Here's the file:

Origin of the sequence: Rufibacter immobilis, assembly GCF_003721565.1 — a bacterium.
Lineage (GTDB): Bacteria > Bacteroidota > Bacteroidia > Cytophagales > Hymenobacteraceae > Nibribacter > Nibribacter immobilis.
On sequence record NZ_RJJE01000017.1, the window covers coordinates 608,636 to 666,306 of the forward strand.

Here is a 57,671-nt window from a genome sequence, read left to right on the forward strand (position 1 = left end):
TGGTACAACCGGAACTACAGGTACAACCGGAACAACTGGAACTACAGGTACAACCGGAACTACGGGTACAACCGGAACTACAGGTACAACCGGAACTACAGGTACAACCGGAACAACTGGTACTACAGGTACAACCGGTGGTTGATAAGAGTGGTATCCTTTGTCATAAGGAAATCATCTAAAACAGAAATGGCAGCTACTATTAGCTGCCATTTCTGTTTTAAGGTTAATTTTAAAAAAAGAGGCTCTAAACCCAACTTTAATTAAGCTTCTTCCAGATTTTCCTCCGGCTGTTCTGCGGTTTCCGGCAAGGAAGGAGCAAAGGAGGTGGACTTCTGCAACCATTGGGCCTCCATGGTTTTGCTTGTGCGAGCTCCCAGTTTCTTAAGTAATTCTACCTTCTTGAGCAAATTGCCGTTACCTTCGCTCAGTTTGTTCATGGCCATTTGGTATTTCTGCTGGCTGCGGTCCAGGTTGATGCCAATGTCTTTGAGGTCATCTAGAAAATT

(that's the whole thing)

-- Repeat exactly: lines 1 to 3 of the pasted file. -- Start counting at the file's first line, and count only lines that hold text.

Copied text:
Origin of the sequence: Rufibacter immobilis, assembly GCF_003721565.1 — a bacterium.
Lineage (GTDB): Bacteria > Bacteroidota > Bacteroidia > Cytophagales > Hymenobacteraceae > Nibribacter > Nibribacter immobilis.
On sequence record NZ_RJJE01000017.1, the window covers coordinates 608,636 to 666,306 of the forward strand.